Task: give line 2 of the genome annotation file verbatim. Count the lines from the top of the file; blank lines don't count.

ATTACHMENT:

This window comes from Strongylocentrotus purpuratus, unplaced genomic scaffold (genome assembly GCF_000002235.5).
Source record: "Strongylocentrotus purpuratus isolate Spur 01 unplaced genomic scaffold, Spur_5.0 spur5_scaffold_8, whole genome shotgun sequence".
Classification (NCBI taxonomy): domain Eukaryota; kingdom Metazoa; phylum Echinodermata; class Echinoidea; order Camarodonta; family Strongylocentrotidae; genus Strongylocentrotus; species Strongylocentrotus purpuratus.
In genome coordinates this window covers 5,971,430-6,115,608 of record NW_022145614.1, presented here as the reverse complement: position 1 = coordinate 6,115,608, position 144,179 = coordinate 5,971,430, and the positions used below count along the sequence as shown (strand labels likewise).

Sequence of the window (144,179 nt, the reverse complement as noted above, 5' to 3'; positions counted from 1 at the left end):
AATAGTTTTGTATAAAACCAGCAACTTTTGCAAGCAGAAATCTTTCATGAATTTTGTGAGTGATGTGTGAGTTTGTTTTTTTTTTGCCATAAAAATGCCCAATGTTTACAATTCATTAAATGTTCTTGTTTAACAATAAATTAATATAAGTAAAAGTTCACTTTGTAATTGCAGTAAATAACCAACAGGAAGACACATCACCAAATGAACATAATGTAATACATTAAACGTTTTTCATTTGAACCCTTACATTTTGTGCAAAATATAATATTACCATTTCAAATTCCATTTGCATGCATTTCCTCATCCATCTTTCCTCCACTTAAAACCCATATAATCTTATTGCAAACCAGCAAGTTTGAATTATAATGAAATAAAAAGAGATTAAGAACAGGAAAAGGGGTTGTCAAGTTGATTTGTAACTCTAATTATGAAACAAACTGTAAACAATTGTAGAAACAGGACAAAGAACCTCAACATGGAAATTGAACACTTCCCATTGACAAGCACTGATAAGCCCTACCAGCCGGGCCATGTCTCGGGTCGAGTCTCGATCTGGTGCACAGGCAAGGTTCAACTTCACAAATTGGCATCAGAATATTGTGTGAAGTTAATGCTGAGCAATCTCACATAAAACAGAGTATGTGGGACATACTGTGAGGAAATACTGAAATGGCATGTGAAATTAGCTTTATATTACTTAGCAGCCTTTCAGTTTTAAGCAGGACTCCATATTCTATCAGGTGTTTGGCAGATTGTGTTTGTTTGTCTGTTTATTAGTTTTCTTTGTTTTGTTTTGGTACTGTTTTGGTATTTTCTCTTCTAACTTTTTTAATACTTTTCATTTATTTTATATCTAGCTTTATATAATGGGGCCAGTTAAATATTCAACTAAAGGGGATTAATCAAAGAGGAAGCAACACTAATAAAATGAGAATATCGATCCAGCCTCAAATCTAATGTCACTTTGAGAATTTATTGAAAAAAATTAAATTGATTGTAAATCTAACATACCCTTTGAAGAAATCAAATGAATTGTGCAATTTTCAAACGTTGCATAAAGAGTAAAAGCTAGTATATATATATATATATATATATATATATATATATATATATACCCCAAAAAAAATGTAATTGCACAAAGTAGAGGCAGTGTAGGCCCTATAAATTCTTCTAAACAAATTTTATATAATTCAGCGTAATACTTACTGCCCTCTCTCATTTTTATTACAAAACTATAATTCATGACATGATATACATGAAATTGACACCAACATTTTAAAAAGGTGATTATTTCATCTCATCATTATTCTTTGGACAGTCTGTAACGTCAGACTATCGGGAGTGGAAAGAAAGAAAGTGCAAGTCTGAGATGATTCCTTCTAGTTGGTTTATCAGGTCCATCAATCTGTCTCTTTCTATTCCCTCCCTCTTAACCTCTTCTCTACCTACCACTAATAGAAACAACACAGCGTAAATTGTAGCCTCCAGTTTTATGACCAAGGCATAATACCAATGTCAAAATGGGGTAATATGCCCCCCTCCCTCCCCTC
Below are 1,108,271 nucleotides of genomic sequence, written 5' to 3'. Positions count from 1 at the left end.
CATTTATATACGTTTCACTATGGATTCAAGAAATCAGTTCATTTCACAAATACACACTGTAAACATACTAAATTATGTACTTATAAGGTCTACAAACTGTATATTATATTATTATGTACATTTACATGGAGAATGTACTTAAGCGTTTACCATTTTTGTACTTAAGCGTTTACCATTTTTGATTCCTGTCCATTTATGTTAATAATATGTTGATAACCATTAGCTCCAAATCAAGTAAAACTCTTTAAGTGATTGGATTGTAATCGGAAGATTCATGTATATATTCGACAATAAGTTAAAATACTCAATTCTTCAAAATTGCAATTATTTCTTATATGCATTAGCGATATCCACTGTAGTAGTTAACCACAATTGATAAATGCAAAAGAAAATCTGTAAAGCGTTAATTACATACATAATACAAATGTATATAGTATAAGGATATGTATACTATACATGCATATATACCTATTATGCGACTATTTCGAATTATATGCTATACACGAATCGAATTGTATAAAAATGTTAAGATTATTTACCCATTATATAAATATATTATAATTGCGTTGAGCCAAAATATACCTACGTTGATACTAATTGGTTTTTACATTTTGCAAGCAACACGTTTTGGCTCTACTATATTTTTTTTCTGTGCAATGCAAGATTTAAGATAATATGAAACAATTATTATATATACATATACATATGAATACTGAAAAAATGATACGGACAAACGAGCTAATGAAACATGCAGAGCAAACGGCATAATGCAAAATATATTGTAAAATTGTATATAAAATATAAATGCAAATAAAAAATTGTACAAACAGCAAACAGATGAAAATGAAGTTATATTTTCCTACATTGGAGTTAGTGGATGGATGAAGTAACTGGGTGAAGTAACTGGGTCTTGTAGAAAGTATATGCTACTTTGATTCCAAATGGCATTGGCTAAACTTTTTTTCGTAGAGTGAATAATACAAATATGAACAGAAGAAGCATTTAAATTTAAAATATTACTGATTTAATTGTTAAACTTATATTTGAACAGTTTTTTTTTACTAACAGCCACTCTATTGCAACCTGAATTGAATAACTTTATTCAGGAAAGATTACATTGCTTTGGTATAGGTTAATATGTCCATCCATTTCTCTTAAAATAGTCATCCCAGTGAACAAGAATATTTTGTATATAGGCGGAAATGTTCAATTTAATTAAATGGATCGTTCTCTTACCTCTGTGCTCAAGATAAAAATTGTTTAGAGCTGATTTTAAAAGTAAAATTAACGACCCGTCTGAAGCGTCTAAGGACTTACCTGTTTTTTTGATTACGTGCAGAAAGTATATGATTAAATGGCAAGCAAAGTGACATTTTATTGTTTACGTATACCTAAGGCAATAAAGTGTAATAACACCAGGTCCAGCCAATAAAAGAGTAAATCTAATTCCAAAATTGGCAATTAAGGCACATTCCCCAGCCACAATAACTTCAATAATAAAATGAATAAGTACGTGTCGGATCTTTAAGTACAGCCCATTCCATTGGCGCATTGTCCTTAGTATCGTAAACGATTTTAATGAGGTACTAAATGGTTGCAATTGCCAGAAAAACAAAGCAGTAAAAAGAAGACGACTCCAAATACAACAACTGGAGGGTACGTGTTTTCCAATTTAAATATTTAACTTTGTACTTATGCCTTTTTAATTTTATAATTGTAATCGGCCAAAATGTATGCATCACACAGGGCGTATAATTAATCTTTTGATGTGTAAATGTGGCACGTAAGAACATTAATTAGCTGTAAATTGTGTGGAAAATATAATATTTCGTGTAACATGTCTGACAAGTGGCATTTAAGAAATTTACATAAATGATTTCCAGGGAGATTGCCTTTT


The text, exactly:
Source record: "Strongylocentrotus purpuratus isolate Spur 01 unplaced genomic scaffold, Spur_5.0 spur5_scaffold_8, whole genome shotgun sequence".